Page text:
Practice and Procedure


PUBLISHED October 10, 2003

An intervenor was entitled to access the pleadings and written openings in proceedings alleging fraud against insurance brokers in order to consider whether similar allegations of fraud should be made against the brokers in other proceedings relating to similar film finance transactions.Application for disclosure to a non-party ('HIH') of the pleadings and written opening submissions in the proceedings so far as they related to particular allegations of fraud, said to be relevant to other proceedings in which HIH was involved. These proceedings were known as 'Hollywood 4 and 5'. The claimant was the trustee insured under a policy designed to cover the risk that the revenue from various television programmes and films would not be sufficient to meet the sums payable to investors. The defendants were the insurer ('L') and the brokers ('J'). The transactions were initiated and orchestrated by a corporation ('F') which worked closely with J. L's defence included allegations of fraudulent misrepresentation and non-disclosure by J, including allegations of fraud by J and F in similar film financing transactions originated by F and in which J had acted as placing broker. The Hollywood 4 and 5 proceedings settled after five days. HIH was involved in proceedings ('Hollywood 1 to 3'), in which it was the insurer in film financing transactions where J was the broker and F the originator. HIH's case against J in those proceedings alleged negligent breach of duty and/or breach of contract by J but not fraud. Therefore documents in J's possession relating to the fraud allegations would not be disclosable because they would not be relevant to any pleaded issue. HIH intervened in Hollywood 4 and 5 (although the proceedings had settled) in relation to any of the three slates of films comprising Hollywood 1 to 3, seeking disclosure of the written openings and pleadings relating to fraud by J and F, so that HIH could consider whether to make similar allegations of fraud against J in Hollywood 1 to 3. The application was made under CPR 5.4(2)(a) and/or CPR 31.22 and/or CPR 32.13 or the inherent jurisdiction of the court.HELD: (1) The purpose for which HIH required access to the pleadings was an entirely appropriate one. There could be no public policy in withholding access to such documents where there was some basis for their relevance. The only allegations of fraud made in Hollywood 4 and 5 against J in respect of Hollywood 1 to 3 were in respect of Hollywood 3. HIH should be permitted to inspect the pleadings to the extent necessary to follow the allegations of fraud against J and F in respect of Hollywood 1 to 3. (2) The hearing was proceeding at the time of settlement and the written openings had by then been read by the court in order to facilitate the conduct of that hearing. The fact that the parallel oral opening had not covered the whole ambit of those written submissions did not mean that they had not been relied on by the court to inform itself of the totality of the issues for the purposes of the conduct of the hearing so far as it proceeded. The existence of a judgment or other judicial decision was not a pre-requisite to the exercise of the inherent jurisdiction in favour of granting access (Gio Personal Investment Services Ltd v Liverpool and London Steamship P & I Association Ltd (1999) 1 WLR 984 applied). (3) Allegations of fraud in Hollywood 4 and 5 against J in respect of Hollywood 1 and 2 were not pleaded and those allegations might have been excluded as inadmissible had the case not been settled. That being so it would be unfair to J to permit those allegations to be disclosed to a non-party. Therefore, HIH was entitled to access such parts of the written openings as it had applied for except those passages which raised allegations of fraud against J in relation to Hollywood 1 and 2. That limitation did not extend to allegations of fraud against F in relation to Hollywood 1 and 2.Judgment accordingly.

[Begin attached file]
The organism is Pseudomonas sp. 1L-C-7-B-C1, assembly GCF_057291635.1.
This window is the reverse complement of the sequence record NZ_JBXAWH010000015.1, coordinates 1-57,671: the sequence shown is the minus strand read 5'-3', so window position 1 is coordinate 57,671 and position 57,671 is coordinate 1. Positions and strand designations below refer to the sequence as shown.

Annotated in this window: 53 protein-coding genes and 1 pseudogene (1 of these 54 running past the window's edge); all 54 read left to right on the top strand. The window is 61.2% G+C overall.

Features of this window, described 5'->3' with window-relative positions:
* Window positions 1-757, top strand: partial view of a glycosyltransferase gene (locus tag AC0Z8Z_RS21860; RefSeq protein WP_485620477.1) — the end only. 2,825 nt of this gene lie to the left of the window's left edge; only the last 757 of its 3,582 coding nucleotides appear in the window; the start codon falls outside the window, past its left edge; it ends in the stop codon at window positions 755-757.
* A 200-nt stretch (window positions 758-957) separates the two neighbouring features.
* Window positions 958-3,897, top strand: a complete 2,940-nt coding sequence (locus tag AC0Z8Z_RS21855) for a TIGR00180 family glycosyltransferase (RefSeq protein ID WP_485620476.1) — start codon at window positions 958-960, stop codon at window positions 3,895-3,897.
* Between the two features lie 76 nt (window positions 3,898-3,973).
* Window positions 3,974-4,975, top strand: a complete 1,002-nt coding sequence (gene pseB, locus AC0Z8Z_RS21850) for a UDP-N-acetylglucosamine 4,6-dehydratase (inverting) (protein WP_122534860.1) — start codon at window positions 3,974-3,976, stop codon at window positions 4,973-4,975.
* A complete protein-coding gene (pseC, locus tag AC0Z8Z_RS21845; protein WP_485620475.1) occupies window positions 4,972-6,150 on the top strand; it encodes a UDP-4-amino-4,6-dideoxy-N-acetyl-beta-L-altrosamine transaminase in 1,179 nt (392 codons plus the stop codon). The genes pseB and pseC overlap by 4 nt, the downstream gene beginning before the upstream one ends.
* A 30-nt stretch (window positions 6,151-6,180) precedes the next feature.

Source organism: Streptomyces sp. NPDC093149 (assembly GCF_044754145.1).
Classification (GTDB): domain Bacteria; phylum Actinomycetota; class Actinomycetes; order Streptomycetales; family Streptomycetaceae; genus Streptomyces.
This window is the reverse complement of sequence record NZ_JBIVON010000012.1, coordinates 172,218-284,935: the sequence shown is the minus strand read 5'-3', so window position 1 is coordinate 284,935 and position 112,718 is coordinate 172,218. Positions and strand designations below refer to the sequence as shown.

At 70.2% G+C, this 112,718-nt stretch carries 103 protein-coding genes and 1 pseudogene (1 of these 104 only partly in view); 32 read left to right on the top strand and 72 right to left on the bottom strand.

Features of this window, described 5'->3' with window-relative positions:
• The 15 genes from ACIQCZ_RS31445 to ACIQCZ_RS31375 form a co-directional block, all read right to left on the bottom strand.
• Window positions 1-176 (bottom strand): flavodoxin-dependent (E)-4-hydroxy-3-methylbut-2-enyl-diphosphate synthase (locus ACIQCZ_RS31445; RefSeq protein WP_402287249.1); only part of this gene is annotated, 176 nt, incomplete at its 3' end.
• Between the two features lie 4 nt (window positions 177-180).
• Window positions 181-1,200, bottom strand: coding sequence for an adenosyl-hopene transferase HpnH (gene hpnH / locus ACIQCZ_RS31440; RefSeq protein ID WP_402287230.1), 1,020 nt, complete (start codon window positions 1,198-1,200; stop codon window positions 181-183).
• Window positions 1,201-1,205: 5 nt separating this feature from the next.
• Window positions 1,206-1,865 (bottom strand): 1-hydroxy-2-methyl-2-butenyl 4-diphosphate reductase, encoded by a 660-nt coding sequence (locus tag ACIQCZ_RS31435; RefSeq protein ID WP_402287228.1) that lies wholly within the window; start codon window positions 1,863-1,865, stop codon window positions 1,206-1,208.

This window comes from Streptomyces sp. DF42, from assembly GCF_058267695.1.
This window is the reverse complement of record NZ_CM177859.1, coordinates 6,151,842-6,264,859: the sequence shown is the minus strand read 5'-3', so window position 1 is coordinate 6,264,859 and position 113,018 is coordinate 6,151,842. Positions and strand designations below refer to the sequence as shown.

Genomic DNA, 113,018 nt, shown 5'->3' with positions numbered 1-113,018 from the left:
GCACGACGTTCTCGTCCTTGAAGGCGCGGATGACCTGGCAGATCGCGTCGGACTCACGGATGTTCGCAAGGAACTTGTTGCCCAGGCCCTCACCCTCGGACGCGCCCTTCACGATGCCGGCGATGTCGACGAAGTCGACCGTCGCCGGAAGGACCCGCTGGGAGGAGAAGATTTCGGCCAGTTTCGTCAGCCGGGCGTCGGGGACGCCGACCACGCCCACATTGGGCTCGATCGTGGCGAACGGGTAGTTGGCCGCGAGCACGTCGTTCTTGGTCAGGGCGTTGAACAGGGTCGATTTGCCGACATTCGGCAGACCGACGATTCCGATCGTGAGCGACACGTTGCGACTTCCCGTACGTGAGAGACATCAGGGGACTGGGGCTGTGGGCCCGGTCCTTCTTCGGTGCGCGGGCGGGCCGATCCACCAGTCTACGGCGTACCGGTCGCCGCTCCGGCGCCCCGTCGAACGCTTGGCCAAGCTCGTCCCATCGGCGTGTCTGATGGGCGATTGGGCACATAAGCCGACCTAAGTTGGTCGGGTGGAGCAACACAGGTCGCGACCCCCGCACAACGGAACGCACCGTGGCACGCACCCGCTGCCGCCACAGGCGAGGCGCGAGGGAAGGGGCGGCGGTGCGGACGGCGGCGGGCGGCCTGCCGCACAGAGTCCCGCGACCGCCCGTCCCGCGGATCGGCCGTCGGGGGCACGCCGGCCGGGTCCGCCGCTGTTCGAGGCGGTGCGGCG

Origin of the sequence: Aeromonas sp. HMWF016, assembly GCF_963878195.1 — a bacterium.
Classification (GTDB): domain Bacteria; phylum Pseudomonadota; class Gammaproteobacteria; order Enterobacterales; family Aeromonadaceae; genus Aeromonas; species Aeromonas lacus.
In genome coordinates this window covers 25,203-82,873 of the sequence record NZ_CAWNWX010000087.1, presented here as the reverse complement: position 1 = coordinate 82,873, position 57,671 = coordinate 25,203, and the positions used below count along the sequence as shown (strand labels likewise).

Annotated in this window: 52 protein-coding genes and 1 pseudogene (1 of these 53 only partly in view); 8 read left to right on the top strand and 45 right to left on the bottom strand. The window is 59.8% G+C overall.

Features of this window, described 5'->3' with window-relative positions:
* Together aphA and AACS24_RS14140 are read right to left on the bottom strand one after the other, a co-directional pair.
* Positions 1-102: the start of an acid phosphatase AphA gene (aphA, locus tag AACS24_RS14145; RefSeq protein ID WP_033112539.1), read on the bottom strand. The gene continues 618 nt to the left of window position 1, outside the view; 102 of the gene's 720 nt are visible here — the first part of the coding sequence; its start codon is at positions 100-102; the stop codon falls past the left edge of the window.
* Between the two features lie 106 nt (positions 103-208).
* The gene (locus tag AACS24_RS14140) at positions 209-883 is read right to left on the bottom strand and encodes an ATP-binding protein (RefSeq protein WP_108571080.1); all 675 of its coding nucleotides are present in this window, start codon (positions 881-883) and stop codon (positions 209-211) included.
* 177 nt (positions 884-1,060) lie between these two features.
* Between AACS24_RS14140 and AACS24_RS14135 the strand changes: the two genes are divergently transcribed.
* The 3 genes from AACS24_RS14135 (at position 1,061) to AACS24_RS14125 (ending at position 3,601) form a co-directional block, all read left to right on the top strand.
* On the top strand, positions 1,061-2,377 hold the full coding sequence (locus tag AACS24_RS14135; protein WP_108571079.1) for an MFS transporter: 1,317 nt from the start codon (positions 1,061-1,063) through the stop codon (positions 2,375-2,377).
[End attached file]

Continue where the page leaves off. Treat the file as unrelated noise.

[2003] EWHC 2297 (Comm)